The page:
Recently I’ve encounter list of IPs that are related to CoinHive. So I want to check for these IPs DNS. We can do that by using dig command to perform reverse DNS (rDNS).
Reverse DNS (rDNS) is a method of resolving an IP address into a domain name, just as the domain name system (DNS) resolves domain names into associated IP addresses.
I found this script at this site:
domain=$(dig -x "$item" +short)
if [ -n "$domain" ] ;
echo "$item" - "$domain"
echo "$item" result is NULL
Just save this code above in your Linux/*nix machine, and run this command as below:
[email protected]:~# cat ip.txt | xargs bash reverse_dns
The result should be like this:
Lets say you have this kind of file/folder structure:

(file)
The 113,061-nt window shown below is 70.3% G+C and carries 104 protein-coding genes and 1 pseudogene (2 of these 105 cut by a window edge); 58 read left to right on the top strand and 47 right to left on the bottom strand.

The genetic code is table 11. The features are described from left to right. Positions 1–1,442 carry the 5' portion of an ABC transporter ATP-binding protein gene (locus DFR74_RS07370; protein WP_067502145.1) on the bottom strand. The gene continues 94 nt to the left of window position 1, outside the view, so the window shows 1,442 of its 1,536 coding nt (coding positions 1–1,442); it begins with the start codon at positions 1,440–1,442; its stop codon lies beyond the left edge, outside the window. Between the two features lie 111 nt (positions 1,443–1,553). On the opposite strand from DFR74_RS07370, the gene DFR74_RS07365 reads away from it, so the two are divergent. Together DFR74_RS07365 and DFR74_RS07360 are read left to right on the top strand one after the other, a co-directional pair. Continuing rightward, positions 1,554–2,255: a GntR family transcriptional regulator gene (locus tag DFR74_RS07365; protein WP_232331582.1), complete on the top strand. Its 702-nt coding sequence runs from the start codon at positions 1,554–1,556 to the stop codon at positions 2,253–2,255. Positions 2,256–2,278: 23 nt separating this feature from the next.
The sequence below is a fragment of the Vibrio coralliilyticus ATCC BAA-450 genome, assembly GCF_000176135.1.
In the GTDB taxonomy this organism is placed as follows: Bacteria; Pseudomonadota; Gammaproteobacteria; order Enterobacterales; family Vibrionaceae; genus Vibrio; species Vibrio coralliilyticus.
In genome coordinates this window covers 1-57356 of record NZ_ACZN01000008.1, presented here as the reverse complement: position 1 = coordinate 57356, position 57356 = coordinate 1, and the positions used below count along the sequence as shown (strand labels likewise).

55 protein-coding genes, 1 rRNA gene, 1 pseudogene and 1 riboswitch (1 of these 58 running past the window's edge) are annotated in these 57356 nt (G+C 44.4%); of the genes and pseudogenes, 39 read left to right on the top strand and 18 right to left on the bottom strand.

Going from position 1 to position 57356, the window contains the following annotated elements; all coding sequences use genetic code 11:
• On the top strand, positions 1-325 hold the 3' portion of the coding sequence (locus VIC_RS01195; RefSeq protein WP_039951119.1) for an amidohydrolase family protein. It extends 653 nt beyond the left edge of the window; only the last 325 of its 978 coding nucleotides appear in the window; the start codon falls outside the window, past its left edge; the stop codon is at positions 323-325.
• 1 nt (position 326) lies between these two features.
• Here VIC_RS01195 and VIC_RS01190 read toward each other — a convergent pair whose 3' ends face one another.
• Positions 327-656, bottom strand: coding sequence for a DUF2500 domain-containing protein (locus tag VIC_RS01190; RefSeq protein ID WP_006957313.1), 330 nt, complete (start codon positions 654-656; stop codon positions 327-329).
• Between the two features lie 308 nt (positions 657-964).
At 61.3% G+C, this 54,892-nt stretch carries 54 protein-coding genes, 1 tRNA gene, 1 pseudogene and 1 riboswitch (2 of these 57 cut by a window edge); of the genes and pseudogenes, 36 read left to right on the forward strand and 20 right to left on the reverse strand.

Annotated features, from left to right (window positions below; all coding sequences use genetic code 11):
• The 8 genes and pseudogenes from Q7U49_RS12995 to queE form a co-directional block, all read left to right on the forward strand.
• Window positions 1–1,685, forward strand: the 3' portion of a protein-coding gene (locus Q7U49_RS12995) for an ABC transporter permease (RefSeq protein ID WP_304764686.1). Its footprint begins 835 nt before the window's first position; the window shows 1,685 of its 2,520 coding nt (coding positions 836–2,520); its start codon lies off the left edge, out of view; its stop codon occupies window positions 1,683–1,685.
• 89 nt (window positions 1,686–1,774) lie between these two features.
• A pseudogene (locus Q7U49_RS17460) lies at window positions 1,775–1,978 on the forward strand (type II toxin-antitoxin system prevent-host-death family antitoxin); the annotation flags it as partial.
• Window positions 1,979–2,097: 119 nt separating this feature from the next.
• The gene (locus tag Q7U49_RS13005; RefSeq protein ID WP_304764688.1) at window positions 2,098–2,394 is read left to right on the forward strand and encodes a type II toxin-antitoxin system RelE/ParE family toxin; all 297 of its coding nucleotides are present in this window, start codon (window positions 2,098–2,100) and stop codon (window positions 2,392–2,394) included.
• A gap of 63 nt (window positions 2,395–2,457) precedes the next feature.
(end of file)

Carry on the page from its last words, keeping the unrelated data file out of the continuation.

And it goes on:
master ---- folder1 --- image1.jpg
| -- image2.jpg
-- folder2 --- image1.jpg
| -- image2.jpg
You can take all the *.jpg file or any file type, and move it into one folder.
Here are the command to use:
cd <root_directory> <-- "where all the file are located"
find * -type f -print0 | xargs -0 -I%%% mv -n %%% ../<new_directory> <-- "new destination folder"
The error when executing the bash code:
install.sh: Syntax error: "(" unexpected
The script does not begin with a shebang line, so the kernel executes it with /bin/sh. On Ubuntu, /bin/sh is dash, a shell designed for fast startup and execution with only standard features. When dash reaches the line, it sees a syntax error: that parenthesis doesn’t mean anything to it in context.
Since dash (like all other shells) is an interpreter, it won’t complain until the execution reaches the problematic line. So even if the script successfully started at some point in your testing, it would have aborted once the problematic line was reached.
The shebang line must be the very first thing in the file. Since you use bash features, the first line of the file must be #!/bin/bash or #!/usr/bin/env bash.